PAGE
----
The power of wealth as a foundation causes it to have such a powerful impact on man [17] and society. “Odom bohul al momono,” [18] man is excited when his wealth is at stake. Man is consumed by acquiring wealth. Wealth, like feet, is the lowest entity, but can lift one to the greatest heights. It can bring man down to the lowest depths, or it can be a vehicle to extraordinary achievement.

Despite Korach, Dathan and Aviram’s blatant abuse of wealth, the Torah does not fear its inherent risks. When understood in context, and spelling out the dangers and actual destructive consequences of individual wealth, the Torah has confidence in man to use his wealth accordingly. The Korach episode teaches us the risks of self-absorbed materialistic abuse, and its subsequent effect of consuming the very perpetrators; yet, at the same time, this is due to mans’ weakness, not the fault of the wealth per se, which still lies on the ground, waiting to lift man to great heights.

So too regarding the class system. Despite Korach’s strong and persuasive argument against social classes, and his legitimate reason for rebellion (testified by the fact that Moses reckoned with him and needed to prove that Korach was wrong, and the Torah documents for posterity the entire episode, including Korach’s argument, indicating its timeless relevance) due to the inevitable class struggle that would ensue as a result of class distinctions, nevertheless the Torah maintains and validates with even more adamance the class system and hierarchy, as subsequently related in the Bible.

The Torah is sensitive to and respects the inherent diversity in existence and in society, [19] and thus teaches us to align ourselves (rather than battle) with our base diversity, and channel it to a higher goal. [20]

[Here is not the place, but a comprehensive study deserves to be made in the parallels between Korach’s rebellion and that of socialist thought. Much can be derived from Korach’s story teaching us about the nature of class diversity and struggle, the nature of leadership and its relationship with the mass population.]

Wealth, in effect, reflects this inherent diversity, which is the foundation that establishes man on his feet.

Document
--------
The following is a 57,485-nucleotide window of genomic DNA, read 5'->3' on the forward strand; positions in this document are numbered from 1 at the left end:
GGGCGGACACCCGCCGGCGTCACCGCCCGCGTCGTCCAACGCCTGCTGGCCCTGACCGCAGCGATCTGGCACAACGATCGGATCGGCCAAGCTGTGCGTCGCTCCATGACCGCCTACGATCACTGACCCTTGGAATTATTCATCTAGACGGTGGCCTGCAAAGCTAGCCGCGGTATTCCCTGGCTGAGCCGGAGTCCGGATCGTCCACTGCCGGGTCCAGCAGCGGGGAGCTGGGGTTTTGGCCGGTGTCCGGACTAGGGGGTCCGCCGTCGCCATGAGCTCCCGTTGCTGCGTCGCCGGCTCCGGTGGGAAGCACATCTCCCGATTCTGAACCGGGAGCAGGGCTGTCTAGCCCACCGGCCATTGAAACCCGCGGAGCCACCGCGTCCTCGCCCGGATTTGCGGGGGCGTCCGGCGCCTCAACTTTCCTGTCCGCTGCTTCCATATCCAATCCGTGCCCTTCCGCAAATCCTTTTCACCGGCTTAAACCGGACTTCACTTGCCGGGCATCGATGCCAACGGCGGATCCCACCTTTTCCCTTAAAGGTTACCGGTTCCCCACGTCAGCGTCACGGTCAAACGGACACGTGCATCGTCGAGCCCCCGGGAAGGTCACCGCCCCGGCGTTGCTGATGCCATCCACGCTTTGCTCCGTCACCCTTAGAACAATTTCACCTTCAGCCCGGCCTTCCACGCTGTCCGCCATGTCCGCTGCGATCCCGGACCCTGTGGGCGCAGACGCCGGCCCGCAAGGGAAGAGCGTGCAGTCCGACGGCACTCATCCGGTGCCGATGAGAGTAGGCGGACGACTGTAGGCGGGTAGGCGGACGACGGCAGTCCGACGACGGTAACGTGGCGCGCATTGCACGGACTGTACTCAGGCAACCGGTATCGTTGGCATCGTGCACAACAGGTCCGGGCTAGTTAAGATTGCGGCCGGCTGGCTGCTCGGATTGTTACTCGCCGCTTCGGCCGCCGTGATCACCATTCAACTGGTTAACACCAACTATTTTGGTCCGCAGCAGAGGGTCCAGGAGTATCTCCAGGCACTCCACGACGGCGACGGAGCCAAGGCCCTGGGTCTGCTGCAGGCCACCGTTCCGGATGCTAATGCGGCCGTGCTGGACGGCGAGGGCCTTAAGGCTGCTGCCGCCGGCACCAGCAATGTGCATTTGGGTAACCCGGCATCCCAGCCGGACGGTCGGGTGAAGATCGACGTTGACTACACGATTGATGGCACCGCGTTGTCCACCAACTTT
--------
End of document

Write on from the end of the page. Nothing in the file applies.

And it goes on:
This is the Talmud’s inimitable method of defining wealth for us, in brief, succinct terms, when analyzed offer profound meaning, with far-reaching implications. [21]

[6] Numbers 16:3. Rabbi Menachem Mendel Schneerson, Likkutei Sichos vol. 8 pp. 102. Vol. 18 p. 191.

[7] Cain’s murder of Abel can also be classified as a challenge of hierarchy, though not as pronounced as Korach’s rebellion (see Shaloh and Tzeidah L’Derech Parshat Korach: Korach reincarnate of Cain). The insurgence of the Tower of Babel generation was against G-d, which also connotes a challenge to hierarchy. Interestingly, that was resolved by creating a fundamental distinction through the confusion of languages, essentially marking the birth of national and cultural diversity.

[8] Deuteronomy 11:6.

[9] Pesachim 119a. Sanhedrin 110a. Midrash Rabba, Bamidbar 18:13; Kohelet 6:3; See Bereishit Rabba 32:5, and Maharza”v commentary.  Rashi Deuteronomy ibid.

[10] ‘Yekum’ in Hebrew can also be translated “living things” (Radak, Sherashim, as in Genesis 6:23) or “existence” (see Midrash Rabba ibid). This can be reconciled with the Talmud’s ‘wealth,’ according to the explanation below that the spiritual power of wealth encompasses all of existence, all living things.

[11] Because it delights mans’ heart (Rashi Pesachim ibid).

[12] See Tzeidah L’Derech (commentary on Rashi) ibid, explaining the Talmud’s equating poverty with death (Talmud, Baba Batra 116a). A corpse falls to the ground, unable to stand on its feet. Wealth gives life that puts man on his feet.

[13] Numbers 16:32.

[14] Ibid 13:32.

[15] Panim Yafot (R’ Pinchas Horowitz, the Baal Hafloah) explains (Numbers 16:32. Deuteronomy ibid) that their wealth “placed them on their feet,” it caused them to stand in an upright posture and arrogant defiance toward the G-dly man, Moses.

[16] See Marx’s description of money cited below, as a force that creates “universal confusion and exchange of all things, an inverted world.”

[17] See Talmud, Berochos 57b: Beautiful home, beautiful furnishings…expand mans’ mind (daat).

[18] Talmud Shabbos 117b. Pesachim 10a.

[19] G-d divided the world with boundaries – Rashi Numbers 16:5. See Likkutei Sichos vol. 18 pp. 204.

[20] See Likkutei Sichos vol. 33 p. 243.

[21] Interesting to note, that the beauty of the original Hebrew verse as explained by the Talmud, is entirely lost in the King James translation, “all the substance in their possession.”


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One Response to “Money and Spirituality Part Two”

  1. Joyce The Voice

    Wonderful explanation. Clear and illuminating.